by Ola Faleti
Staring didn’t accomplish much, I always thought. We live in the 21st century. Can’t people take a picture? I should be used to it by now, after a lifetime of a face that’s remarkable in all the wrong ways. When I’m feeling bold I stare back. Usually I’m too tired to care. Too much wishing for the impossible will do that to you.
I didn’t grow up religious but I would pray hard. My Grandma said that Allah provides. So I’d get on my knees facing what I thought was Mecca and mumbling fast. Please take my stain away, please wash my face and make it clean like Grandma’s, and mom’s, and Lina’s. I’ll serve you forever and ever. Please. Amen.
I didn’t know anything about being anyone’s servant. My mom was God-averse; she had the mindset that if her children wanted religion it would come to them. But after 2 years of straight prayer I didn’t notice anything different. That same splotch went over my cheek and left eyebrow, like another country in my skin. Just as magenta and unyielding as before.
I went downstairs for breakfast one morning, barely concealing my tears. My mom asked what was wrong after plopping some buttermilk pancakes in front of me.
“I’ve been praying for two whole years for God to fix me.” A fresh crop of tears stung my eyes. Mom thought for a second before putting her hand on mine. “There is no God, only what’s real.” She moved her hand and stood up. “Eat those pancakes before they get cold.”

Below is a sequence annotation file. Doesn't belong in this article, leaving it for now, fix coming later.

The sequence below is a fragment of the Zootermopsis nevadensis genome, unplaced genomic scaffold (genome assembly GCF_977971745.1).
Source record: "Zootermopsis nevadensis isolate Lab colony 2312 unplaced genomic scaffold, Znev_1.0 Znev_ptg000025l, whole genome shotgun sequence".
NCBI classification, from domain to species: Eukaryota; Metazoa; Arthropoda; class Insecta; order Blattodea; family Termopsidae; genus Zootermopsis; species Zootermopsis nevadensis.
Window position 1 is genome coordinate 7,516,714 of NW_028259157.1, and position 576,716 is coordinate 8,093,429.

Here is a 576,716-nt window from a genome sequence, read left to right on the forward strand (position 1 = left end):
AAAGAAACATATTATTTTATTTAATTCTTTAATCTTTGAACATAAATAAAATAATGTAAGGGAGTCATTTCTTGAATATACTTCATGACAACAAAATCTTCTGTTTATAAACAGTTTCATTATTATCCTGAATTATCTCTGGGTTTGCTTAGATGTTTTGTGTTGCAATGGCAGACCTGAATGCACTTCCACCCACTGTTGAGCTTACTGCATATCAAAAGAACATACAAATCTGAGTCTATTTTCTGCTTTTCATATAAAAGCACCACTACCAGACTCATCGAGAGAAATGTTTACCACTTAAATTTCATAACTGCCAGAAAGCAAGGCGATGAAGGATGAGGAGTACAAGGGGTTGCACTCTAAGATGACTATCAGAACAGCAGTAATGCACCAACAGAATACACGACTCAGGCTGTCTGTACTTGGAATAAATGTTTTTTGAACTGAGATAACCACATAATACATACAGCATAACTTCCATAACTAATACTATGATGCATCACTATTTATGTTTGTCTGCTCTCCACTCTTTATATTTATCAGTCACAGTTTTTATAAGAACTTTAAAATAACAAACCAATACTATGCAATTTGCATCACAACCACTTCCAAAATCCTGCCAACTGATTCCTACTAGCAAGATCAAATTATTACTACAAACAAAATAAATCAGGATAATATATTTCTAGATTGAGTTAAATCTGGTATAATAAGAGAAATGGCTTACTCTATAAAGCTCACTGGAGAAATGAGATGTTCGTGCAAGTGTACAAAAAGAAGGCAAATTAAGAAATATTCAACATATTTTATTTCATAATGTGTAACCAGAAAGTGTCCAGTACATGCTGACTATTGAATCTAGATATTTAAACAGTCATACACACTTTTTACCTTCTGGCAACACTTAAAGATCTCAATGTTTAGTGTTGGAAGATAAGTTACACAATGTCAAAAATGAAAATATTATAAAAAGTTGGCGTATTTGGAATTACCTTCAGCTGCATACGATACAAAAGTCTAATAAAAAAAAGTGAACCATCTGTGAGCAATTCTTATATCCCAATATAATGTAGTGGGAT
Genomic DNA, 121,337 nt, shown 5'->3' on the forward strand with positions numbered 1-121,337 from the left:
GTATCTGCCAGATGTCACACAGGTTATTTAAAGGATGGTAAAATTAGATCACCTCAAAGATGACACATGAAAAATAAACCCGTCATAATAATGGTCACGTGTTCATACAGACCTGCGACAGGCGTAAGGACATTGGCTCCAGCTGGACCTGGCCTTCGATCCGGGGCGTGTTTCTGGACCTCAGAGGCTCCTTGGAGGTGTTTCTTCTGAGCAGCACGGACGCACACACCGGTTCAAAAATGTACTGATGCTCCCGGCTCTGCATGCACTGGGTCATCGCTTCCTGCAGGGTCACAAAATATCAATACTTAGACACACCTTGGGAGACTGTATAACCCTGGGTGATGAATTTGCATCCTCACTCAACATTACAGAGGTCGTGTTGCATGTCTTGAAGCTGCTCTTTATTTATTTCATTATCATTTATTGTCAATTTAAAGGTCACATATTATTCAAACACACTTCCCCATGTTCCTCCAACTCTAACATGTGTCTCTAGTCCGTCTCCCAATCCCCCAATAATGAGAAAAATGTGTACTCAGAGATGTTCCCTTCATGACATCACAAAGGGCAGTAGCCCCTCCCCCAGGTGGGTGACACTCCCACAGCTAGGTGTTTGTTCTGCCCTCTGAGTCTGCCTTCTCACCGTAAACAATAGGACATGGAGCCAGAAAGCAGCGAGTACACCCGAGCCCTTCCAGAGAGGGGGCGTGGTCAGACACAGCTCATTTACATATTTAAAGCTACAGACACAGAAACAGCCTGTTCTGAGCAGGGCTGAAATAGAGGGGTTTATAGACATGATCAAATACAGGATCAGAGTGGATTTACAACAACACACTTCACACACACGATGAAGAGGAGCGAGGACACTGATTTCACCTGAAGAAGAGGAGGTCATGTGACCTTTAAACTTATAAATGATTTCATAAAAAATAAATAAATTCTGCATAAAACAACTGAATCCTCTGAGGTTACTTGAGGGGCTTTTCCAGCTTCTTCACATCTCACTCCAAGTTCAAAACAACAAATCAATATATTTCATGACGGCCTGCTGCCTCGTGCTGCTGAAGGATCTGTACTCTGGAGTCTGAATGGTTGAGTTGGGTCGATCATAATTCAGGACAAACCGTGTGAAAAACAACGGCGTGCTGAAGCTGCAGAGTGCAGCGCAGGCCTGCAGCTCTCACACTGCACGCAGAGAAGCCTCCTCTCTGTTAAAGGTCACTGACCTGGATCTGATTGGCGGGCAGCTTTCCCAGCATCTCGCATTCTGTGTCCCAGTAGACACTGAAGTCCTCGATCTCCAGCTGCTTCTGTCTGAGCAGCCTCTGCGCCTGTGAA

I used to wish I looked like Lina, my best friend. Her face is stupidly clear and she has a butt chin – I mean, a dimple chin.
But if you can’t be beautiful you can be smart, so I studied harder than everyone else. Now it’s sophomore year and I’m a chemistry tutor. It’s the only way anyone halfway decent-looking comes near me. The usual suspects: some burnouts, mostly jocks who walk around like royalty.
My favorite pupil is Lex Martinez. He’s on the soccer team. We meet every Thursday from 3:30 to 4:30 in one of the study rooms at the back of the library. Once in a while he’ll stand up to stretch and his t-shirt rises a couple inches, exposing the flat tummy I wanted to run my fingers all over. This boy does everything to avoid balancing equations, but at least he’s nice.
“Why is your face like that?” Lex’s face was turning rose. “I mean – sorry. I didn’t mean that way.”
“I was born like this.”
“Let’s go back to problem #3. You still have some carbons left.”
We spent the last 15 minutes working the problem through until our session was up. I told him he was making good progress and managed to lean close enough to smell his aftershave, or whatever that deliciously piney scent was. As Lex packed up his things he said, “That thing on your face looks just like Alaska. Has anyone told you?”
Now I turned red.
“Catch you next time, teach.” He waved and smiled as he hoisted his backpack over his shoulder.
On the #77 bus home I googled Alaska. Lex was right. My face does almost have its own country.